Single Ply Roofing
Single ply roofing, as its name suggests is a roofing system consisting of one layer of material. There are many types of single ply products, most of them designated by the initials of their principal chemical compound. For example one popular membrane material is PVC, a flexible version of polyvinyl-chloride. Another rubber-like membrane is EPDM, ethylene-propylene-diene-monomer. Stone Roofing installs many different single ply roof system including: TPO, PVC, TPA, PIB, EPDM, and Hypalon. When selecting a single-ply system, it is imperative that the choice is tailored to the specific project. Consult with your project manager for recommendations based on your project parameters.
TPO is the brand name for thermo-plastic polyolefin or Thermal Polymer Olefin. TPO is comprised of materials combined in a thermal reactor at a molecular level; once combined, the molecules fuse together and cannot be separated, as opposed to other materials that are ground up and melted together. TPO is one of the lightest, most recyclable materials on the market. With a built-in, Ultra Violet protection, it is also one of the most weather-resistant materials on the market. Because it is a polymer, it is a great insulator that also protects buildings from the elements, as it does not conduct sound, electricity, or heat; TPO keeps buildings cooler in the summer. Due to the nature of this material, it stands up to even the most extreme weather conditions without expanding or contracting, which is why the automotive industry uses it in fenders, bumpers, doors, and other body moldings. TPO is also very impact resistant and resilient, making it a prime choice when considering roofing systems that will stand up to hail conditions and harsh storms.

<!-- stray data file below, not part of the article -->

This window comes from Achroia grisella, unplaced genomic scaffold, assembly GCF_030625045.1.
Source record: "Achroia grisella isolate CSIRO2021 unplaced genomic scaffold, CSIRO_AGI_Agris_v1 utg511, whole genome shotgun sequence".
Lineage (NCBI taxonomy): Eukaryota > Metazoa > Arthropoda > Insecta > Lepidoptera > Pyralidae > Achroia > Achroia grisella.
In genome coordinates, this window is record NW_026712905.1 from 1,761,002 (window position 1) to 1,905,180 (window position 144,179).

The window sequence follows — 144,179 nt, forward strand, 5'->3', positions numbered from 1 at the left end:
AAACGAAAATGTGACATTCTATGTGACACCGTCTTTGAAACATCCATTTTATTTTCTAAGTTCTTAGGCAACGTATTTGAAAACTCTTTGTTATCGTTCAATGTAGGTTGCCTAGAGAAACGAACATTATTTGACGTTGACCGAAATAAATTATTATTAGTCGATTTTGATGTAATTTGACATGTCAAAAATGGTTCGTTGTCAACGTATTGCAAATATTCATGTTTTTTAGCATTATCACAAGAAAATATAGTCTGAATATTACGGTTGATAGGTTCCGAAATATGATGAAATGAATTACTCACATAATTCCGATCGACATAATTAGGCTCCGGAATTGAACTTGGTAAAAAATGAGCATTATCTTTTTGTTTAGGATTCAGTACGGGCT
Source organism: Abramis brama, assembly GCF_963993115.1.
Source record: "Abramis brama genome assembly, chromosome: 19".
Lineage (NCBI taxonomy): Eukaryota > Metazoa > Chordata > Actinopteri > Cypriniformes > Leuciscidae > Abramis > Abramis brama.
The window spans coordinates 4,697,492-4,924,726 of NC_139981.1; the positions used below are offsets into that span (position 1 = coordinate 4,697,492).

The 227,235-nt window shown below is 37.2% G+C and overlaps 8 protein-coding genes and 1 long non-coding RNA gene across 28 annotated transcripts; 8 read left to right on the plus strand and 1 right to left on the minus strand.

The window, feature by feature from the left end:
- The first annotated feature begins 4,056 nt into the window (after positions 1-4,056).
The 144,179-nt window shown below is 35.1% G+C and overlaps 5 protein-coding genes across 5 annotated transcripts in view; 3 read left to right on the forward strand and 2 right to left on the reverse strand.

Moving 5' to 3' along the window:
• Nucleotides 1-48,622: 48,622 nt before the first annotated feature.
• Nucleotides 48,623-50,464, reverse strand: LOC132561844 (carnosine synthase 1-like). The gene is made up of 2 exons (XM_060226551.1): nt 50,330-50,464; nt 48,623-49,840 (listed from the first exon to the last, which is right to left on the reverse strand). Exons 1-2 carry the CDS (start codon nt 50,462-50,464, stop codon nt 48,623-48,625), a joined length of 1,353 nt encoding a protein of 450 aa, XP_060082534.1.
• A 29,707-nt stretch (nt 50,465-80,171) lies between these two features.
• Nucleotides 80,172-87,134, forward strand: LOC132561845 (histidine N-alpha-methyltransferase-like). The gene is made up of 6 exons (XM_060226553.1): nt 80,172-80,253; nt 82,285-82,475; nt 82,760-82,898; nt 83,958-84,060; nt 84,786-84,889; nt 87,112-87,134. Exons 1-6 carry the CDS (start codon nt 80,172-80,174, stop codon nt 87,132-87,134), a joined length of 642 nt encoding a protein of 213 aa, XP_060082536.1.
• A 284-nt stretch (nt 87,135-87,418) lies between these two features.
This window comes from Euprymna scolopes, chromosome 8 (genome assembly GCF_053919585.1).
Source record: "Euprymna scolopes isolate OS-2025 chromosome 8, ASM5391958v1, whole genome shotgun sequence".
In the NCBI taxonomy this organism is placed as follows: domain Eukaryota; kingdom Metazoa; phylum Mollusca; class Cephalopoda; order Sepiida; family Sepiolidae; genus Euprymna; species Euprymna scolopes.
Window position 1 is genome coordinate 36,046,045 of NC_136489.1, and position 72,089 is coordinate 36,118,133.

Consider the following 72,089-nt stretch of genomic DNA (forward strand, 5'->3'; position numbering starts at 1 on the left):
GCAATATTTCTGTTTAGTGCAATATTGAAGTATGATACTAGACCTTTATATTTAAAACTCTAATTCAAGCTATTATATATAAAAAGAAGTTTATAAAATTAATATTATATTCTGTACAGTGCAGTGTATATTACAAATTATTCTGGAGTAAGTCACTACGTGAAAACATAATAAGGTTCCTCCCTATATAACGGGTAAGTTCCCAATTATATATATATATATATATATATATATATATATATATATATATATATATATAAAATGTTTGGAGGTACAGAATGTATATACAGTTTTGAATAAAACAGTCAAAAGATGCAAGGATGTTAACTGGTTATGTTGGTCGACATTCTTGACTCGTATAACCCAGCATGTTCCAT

PVC stands for polyvinyl chloride, meaning it is comprised of carbon, hydrogen, and chlorine (from salt) on a molecular level. When heated sufficiently, thermoplastics temporarily shift from a solid to a semi-solid state enabling the sheets or panels that are overlapped to fuse together as a solid upon cooling. This process yields one, continuous membrane rather than several compressed particles. This process, referred to as heat-welded seam technology, is one of the most beneficial features of PVC. First appearing on roofs in Europe in the 1960s, PVC has the longest track record in roofing membranes of all thermoplastics. Since it has been widely tested and perfected, there are many options with this type of roofing membrane.
Manufacturers have the ability to produce a large array of colors, including white, which is heat reflective. PVC can be attached and adhered in several different ways. These options make PVC roofs completely customizable and aesthetically pleasing. With the low-temperature flexibility and high-temperature tolerance points of the membrane, PVC is very flame resistant, impact resistant and resilient. Because of the resilience and performance of PVC, many roofs throughout the United States that were installed 20 years ago are still performing well to-date.